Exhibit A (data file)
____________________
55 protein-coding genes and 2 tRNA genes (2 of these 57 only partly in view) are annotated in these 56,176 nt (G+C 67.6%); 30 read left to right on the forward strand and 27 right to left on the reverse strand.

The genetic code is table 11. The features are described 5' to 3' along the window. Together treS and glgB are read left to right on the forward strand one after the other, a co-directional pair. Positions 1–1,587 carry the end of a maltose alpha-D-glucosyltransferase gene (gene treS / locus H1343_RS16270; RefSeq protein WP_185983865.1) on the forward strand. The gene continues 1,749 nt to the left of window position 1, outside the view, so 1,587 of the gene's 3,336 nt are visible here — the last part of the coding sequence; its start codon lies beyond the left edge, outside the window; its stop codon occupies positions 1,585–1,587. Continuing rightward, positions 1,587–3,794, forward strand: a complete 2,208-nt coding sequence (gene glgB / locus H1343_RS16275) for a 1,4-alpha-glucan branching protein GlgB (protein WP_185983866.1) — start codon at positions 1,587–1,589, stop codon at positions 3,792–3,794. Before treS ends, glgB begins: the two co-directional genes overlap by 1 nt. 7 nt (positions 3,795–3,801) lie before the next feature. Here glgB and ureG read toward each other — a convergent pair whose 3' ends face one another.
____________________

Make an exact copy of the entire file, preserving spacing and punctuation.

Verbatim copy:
55 protein-coding genes and 2 tRNA genes (2 of these 57 only partly in view) are annotated in these 56,176 nt (G+C 67.6%); 30 read left to right on the forward strand and 27 right to left on the reverse strand.

The genetic code is table 11. The features are described 5' to 3' along the window. Together treS and glgB are read left to right on the forward strand one after the other, a co-directional pair. Positions 1–1,587 carry the end of a maltose alpha-D-glucosyltransferase gene (gene treS / locus H1343_RS16270; RefSeq protein WP_185983865.1) on the forward strand. The gene continues 1,749 nt to the left of window position 1, outside the view, so 1,587 of the gene's 3,336 nt are visible here — the last part of the coding sequence; its start codon lies beyond the left edge, outside the window; its stop codon occupies positions 1,585–1,587. Continuing rightward, positions 1,587–3,794, forward strand: a complete 2,208-nt coding sequence (gene glgB / locus H1343_RS16275) for a 1,4-alpha-glucan branching protein GlgB (protein WP_185983866.1) — start codon at positions 1,587–1,589, stop codon at positions 3,792–3,794. Before treS ends, glgB begins: the two co-directional genes overlap by 1 nt. 7 nt (positions 3,795–3,801) lie before the next feature. Here glgB and ureG read toward each other — a convergent pair whose 3' ends face one another.